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Bill targets parents who allow female circumcision

Minnesota lawmakers are moving quickly to pass a bill that would target parents who let their daughters undergo circumcision, also known as female genital mutilation.

ST. PAUL, Minn. -- Minnesota lawmakers are moving quickly to pass a bill that would target parents who subject their daughters to circumcision, also known as female genital mutilation.

It’s already against the law for a doctor to perform that surgery on a girl, but the bill introduced by Rep. Mary Franson would make it a felony for parents or guardians to allow it to happen. If Rep. Franson’s bill becomes law a parent could spend up to five years in prison if convicted, and could lose custody of the child.

“If you sexually abuse your child just once you are subject to losing your child. This bill should be treated no differently,” Franson, an Alexandria Republican, told her colleagues Wednesday in the Civil Law Committee.

She said she was spurred to action two weeks ago when Detroit doctors Jumara Nargwala and Fakhruddin Attar were charged with circumcising two Minnesota girls taken to Michigan for the surgery.

Franson’s bill would apply even if the actual act took place in another state or country, citing incidents of “cutting vacations” in which families take girls back to Africa during breaks from school.

“Do you know what a gross misdemeanor is? Do you think that female genital mutilation is the same playing field as cheating at cards?”

The practice is widespread in parts of Africa, the Middle East and Indonesia, but is banned in the United States.  A blade is used to cut away a girl’s outer genitalia and stitch together her vulva, leaving just enough space for urine and blood to pass.

An estimated 200 million girls worldwide have been subjected to genital cutting, which can be done anytime between birth and puberty.

Farhio's story

“You expect it’s going to happen, and if you have older sisters you know your time’s coming, but you pray it doesn’t happen,” Farhio Khalif, a native of Somalia who lives in the Twin Cities, told KARE.

She said she underwent circumcision when she was seven years old.

“You look forward to the day you get married, but your husband, if he finds out you’re not circumcised, or that they missed a stitch, then he’s going to divorce you. You know he’s going to find out the first night he sees you.”

Khalif said she grew up believing it was a universal experience for all the girls in the world until she met and married an American sailor, who was very saddened to learn what she had endured. She said the military doctors who treated her were very sympathetic, and explained that the stitching could make vaginal child birth difficult.

Khalif, now a mother of two boys, read about Franson’s bill in the newspaper and asked if she could testify in support of the legislation, in hopes of helping with community outreach.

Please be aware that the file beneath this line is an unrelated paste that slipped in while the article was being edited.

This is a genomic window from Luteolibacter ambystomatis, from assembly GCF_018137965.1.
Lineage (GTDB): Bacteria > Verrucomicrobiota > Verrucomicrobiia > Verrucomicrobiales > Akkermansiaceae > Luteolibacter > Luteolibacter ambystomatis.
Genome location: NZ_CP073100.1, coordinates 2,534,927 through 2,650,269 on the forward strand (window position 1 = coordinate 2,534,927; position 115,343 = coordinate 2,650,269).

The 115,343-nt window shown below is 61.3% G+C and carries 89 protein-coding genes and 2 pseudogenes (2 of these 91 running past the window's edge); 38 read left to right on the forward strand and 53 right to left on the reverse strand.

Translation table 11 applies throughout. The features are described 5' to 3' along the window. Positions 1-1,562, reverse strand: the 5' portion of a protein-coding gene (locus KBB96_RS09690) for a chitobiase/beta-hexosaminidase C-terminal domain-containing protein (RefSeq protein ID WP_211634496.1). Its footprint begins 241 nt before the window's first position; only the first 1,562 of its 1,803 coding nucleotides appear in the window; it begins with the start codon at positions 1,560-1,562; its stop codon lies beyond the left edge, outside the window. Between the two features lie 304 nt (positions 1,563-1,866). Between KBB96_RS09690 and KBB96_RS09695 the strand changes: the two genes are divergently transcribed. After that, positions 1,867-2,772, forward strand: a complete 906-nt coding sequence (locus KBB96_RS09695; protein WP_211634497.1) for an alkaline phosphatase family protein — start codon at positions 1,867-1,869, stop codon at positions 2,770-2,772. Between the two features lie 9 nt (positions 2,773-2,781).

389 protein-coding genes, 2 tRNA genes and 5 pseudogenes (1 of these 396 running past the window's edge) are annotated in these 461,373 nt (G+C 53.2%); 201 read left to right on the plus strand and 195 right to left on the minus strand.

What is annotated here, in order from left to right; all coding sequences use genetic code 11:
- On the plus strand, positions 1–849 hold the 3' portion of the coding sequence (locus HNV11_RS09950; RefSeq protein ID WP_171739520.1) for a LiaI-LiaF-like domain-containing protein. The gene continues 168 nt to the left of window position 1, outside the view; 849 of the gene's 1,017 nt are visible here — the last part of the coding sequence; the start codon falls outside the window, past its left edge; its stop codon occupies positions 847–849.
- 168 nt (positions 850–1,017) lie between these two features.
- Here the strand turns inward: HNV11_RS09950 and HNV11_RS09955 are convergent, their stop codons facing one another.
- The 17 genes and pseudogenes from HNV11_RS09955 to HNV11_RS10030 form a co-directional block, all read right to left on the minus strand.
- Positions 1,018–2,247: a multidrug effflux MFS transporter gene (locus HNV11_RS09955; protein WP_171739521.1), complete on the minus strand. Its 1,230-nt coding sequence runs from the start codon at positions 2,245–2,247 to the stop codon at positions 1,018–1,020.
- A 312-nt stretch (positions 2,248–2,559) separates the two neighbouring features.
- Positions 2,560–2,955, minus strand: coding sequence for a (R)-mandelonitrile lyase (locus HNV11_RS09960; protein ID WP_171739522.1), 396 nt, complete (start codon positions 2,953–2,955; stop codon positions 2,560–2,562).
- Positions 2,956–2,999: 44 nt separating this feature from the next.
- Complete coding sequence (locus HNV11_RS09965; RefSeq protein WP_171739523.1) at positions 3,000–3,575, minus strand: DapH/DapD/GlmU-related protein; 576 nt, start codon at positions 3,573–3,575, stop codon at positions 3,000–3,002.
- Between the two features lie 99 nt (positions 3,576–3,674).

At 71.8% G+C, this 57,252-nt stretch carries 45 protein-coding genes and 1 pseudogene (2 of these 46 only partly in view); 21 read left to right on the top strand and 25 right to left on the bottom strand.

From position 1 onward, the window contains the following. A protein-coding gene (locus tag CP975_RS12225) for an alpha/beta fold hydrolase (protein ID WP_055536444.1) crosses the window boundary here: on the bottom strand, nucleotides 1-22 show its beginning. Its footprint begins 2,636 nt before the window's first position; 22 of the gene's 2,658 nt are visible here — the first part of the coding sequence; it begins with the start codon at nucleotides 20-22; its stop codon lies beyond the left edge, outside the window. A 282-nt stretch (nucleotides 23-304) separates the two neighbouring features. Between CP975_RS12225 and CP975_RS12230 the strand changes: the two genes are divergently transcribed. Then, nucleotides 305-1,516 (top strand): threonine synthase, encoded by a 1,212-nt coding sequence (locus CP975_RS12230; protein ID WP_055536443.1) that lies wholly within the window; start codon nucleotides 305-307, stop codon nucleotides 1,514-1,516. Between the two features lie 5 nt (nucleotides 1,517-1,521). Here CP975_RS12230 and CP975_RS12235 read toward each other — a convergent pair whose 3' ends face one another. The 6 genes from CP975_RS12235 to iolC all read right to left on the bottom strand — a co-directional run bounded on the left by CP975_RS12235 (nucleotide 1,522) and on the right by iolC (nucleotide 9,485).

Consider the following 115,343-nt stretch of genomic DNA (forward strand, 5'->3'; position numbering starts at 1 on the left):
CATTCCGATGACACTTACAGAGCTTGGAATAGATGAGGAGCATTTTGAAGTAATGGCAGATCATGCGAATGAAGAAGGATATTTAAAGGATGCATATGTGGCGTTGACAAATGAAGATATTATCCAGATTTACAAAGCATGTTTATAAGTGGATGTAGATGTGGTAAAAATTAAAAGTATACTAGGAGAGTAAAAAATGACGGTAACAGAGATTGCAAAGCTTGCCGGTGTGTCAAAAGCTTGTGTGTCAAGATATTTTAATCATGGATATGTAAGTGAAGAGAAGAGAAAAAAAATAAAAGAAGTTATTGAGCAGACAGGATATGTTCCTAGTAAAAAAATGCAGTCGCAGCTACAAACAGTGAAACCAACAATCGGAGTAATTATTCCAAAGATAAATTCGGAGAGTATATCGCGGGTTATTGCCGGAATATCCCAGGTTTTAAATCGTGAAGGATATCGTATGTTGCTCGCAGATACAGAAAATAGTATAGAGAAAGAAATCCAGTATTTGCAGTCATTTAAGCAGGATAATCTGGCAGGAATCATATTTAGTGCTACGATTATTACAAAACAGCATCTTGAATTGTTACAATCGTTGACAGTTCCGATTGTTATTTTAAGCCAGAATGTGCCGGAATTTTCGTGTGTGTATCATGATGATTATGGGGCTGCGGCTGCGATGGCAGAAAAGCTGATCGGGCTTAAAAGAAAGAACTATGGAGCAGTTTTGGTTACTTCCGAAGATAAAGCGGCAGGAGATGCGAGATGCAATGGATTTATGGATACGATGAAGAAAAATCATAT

She told lawmakers of being blindfolded for her cutting, and then being shown her clitoris after it was removed.  Khalif said the elders told her that her body was solely for the enjoyment of her future husband.

Rep. Abigail Whelan, a Ramsey Republican, was one of several members of the panel moved to tears by the account.

“Don’t believe what they told you. We are created in God’s image, and we are created to enjoy one another,” Rep. Whelan remarked.  “Thank you for your courage and for stepping out to protect little girls so they don’t have to go through what you went through.”

Motivation questioned

But Rep. Ilhan Omar, the first and only Somali immigrant in the Minnesota Legislature, suggested that Franson’s bill was a rushed response and wasn’t the most effective to help victims.

“The practice is already illegal. It is illegal for you to transport your child to another country, to another state, to have this act done,” Rep. Omar, a Minneapolis Democrat, told Franson.

“And I don’t want us to create laws because there is a flashy headline.”

Rep. John Lesch, who is also a prosecutor asked why local county attorneys hadn’t been consulted, to determine whether parents could be charged under existing statutes.

Rep. Lesch noted that so far only Republicans had signed on as sponsors of Franson’s bill, causing him to suspect political motivations.

“This is why there is some suspicion, I think rightly so, that this done as window dressing for the media,” Lesch said.

He cited a recent Twitter post from Franson, which read, “FGM is a real woman’s issue, and yet silence from the party that claims to be the party of women’s rights.”

Franson shot back, “What a disgusting and vile thing to say when we are talking about children being sexually abused! This has absolutely nothing to do with cameras in the room, with the headlines in the paper! This is about saving children’s lives!”

Lesch said everyone in the room felt compassion for the girls who’ve been victimized, but he wanted to make sure the legislation accomplishes its goal.

“Being angry is just the first step in getting this change in Minnesota. After that you need to have a law that correctly identifies the problem and gets prosecuted,” Lesch asserted.

The bill eventually passed the committee unanimously, and faces several other committee hearings. The Senate companion bill, carried by Sen. Karen Housely of Stillwater, hasn’t had a hearing yet.

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